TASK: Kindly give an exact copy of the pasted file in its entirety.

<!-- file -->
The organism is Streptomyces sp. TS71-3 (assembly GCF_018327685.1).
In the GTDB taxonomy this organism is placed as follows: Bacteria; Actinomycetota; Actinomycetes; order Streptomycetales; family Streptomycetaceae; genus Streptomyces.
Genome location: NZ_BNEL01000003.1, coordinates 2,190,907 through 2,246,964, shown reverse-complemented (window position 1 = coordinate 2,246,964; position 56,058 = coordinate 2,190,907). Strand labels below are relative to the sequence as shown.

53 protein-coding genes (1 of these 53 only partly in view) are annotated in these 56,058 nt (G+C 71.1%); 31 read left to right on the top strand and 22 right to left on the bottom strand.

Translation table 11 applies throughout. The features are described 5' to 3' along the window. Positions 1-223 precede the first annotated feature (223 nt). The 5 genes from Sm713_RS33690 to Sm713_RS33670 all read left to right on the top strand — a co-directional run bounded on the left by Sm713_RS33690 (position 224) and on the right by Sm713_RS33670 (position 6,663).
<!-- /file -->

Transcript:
The organism is Streptomyces sp. TS71-3 (assembly GCF_018327685.1).
In the GTDB taxonomy this organism is placed as follows: Bacteria; Actinomycetota; Actinomycetes; order Streptomycetales; family Streptomycetaceae; genus Streptomyces.
Genome location: NZ_BNEL01000003.1, coordinates 2,190,907 through 2,246,964, shown reverse-complemented (window position 1 = coordinate 2,246,964; position 56,058 = coordinate 2,190,907). Strand labels below are relative to the sequence as shown.

53 protein-coding genes (1 of these 53 only partly in view) are annotated in these 56,058 nt (G+C 71.1%); 31 read left to right on the top strand and 22 right to left on the bottom strand.

Translation table 11 applies throughout. The features are described 5' to 3' along the window. Positions 1-223 precede the first annotated feature (223 nt). The 5 genes from Sm713_RS33690 to Sm713_RS33670 all read left to right on the top strand — a co-directional run bounded on the left by Sm713_RS33690 (position 224) and on the right by Sm713_RS33670 (position 6,663).